Does your business valuation comply with USPAP Standard?
Do you want your business appraisal to make the professional grade? Then you should consider compliance with a major appraisal standard, such as the USPAP. The Uniform Standards of Professional Appraisal Practice govern valuations of all kinds of property – including real estate, business personal property, and business enterprises.
Creating trustworthy business valuations
The USPAP exists to promote public trust in business valuation results. So you should ensure your appraisal follows the guidelines of this venerable standard. As a result, your clients and anyone else reading your valuation report would feel comfortable that the conclusions of value are based on sound, well reasoned thinking.
While some jurisdictions may require that your business valuation comply with USPAP, the standard by itself is not enforced by law. Business valuation experts and seasoned business people may opt for a USPAP compliant business valuation whenever they anticipate challenges to their conclusions, or desire the added credibility of a professionally done business appraisal.
In some situations, you must comply with an appraisal standard. Examples include business valuations required by lenders, courts, or tax authorities.
So what does it mean to create a business valuation that measures up to the USPAP requirements? Consider the list:
- An independent expert who is competent in valuing businesses must handle the appraisal.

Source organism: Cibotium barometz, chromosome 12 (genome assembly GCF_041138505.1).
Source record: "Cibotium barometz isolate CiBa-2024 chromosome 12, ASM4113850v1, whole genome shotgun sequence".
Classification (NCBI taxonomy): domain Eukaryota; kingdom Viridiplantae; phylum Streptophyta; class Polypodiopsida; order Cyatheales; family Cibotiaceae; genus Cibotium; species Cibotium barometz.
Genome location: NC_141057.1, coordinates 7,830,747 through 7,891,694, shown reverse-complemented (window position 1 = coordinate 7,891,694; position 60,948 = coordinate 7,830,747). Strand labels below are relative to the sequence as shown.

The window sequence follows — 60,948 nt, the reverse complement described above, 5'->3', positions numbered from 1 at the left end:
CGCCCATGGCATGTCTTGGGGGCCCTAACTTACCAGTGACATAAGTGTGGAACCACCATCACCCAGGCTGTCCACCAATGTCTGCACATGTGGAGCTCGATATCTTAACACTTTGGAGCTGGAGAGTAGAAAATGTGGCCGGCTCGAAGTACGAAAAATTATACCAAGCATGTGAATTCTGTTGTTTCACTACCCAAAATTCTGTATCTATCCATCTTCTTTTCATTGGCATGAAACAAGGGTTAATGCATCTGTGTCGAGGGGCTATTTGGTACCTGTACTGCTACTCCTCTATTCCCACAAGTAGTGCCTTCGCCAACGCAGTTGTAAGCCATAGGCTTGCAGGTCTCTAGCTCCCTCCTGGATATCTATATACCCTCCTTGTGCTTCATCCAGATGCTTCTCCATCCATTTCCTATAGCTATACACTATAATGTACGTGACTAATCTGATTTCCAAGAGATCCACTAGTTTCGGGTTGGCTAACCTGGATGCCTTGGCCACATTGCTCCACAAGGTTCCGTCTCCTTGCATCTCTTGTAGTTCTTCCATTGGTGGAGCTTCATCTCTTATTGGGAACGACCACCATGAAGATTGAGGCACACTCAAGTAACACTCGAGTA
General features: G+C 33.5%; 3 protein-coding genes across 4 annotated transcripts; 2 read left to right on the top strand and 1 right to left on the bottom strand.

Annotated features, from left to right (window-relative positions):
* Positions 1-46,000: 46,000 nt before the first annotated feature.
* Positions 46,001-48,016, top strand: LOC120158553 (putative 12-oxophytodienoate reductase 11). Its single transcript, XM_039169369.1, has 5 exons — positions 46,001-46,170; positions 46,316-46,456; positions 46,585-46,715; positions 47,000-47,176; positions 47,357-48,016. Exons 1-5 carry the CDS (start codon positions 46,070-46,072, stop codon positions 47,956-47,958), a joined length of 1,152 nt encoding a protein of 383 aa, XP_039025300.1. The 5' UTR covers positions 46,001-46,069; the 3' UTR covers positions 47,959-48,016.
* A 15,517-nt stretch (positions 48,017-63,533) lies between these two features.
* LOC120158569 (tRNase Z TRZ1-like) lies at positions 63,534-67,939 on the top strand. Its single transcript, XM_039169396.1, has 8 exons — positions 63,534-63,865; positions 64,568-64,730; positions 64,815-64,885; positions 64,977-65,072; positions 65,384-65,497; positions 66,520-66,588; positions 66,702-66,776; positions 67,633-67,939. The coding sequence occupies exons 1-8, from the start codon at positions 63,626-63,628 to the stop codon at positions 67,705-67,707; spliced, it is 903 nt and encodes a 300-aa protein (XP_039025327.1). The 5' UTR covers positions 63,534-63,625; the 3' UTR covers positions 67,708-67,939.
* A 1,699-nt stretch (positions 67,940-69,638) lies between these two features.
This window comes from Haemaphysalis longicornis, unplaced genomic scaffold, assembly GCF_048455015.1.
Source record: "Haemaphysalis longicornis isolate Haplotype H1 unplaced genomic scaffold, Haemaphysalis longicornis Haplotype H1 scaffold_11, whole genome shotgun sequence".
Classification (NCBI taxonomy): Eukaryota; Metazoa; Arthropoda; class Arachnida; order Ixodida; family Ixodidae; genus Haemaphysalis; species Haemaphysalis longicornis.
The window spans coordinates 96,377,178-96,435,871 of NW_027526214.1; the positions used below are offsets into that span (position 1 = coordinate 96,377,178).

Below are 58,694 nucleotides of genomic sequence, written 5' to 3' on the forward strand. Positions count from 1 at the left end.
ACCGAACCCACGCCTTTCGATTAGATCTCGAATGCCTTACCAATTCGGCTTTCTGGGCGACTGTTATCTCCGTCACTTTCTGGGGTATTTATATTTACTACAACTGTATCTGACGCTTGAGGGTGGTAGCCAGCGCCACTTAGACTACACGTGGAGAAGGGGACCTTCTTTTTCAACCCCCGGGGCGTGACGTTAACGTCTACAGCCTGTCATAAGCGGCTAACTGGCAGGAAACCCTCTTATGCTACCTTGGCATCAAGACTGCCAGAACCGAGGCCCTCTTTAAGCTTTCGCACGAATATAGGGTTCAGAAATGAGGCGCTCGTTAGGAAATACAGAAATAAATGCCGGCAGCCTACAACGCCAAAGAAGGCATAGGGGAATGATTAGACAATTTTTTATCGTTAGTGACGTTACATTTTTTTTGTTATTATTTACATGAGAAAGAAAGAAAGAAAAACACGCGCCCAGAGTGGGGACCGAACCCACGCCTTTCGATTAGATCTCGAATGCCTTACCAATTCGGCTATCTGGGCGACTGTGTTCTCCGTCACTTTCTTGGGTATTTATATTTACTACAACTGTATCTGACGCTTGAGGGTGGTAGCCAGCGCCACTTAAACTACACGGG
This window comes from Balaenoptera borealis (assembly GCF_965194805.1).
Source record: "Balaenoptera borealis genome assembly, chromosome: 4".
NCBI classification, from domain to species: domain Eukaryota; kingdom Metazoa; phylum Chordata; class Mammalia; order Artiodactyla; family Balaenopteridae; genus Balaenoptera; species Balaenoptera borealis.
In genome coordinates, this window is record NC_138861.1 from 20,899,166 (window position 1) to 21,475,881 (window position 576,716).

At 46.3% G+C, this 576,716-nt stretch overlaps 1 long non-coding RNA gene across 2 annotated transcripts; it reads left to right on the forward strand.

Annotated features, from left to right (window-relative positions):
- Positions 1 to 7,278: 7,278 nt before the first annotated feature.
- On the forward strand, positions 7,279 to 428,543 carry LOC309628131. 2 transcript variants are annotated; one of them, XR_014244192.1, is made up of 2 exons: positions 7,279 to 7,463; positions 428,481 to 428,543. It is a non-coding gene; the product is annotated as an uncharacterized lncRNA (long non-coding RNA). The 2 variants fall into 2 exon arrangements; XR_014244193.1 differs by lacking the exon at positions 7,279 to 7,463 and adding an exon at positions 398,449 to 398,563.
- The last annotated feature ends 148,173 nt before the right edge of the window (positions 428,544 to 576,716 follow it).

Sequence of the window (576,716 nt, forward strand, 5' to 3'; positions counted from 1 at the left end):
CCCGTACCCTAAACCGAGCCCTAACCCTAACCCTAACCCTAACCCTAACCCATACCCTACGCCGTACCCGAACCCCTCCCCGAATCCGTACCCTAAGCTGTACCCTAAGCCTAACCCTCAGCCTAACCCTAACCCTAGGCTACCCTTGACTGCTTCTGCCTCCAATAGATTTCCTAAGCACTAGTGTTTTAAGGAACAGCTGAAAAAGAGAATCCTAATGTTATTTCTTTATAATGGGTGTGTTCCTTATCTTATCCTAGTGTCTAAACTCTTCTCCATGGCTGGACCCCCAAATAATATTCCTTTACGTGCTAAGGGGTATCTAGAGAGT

- The appraiser must gather and maintain all the supporting information used in business valuation.
- Your valuation must follow the major USPAP Rules: Ethics Rule, Competency Rule, Scope of Work Rule, and Record Keeping Rule.
Rules of the game: Ethics, Competence, Scope of Work, Accurate Record Keeping
The Ethics Rule consists of three parts: conduct, management and confidentiality.
You should run your business valuation in an impartial, objective way, and steer clear of any personal interest. For example, you should not stand to benefit from a certain business valuation result, such as a higher or lower valuation.
If you accept an appraisal project for a client, you should disclose that you are paid to do the work. In addition, you should seek to protect your client’s confidentiality by not disclosing the business valuation data or results to anyone other than the intended parties.
Reselling client data violates the USPAP Ethics Rule
Be sure you or your service providers do not try to profit from reselling the client’s data. This violates the USPAP Ethics Rule! If you rely on Web-based software vendors, check to make sure they don’t resell your client’s data without permission.
Under the Competency Rule, the business appraiser must possess the necessary skill and experience to take on a business valuation assignment. Business appraisal calls for serious financial analysis. If you do not have the know-how, you should bow out.
To meet the Scope of Work Rule, you should clearly state what you intend to do in your business appraisal. For example, you should clearly state the amount of information gathering, research, and analysis you do in your business valuation report.
The Record Keeping Rule requires that you keep the complete records of what has been done in the course of your business valuation engagement. Some elements your records must include:
- Identity of your client and anyone else who will be receiving the business valuation report.
- Copies of written reports.
- Synopsis of any oral communications with your client.
- All data you have gathered in the course of your business valuation engagement.
It is a good idea to retain the documents for some time. USPAP Record Keeping Rule calls for a 5 year retention on all completed appraisals. Watch out – mishandling the documents or failing to produce copies on demand could invalidate your business appraisal and put you in violation of the USPAP Ethics Rule.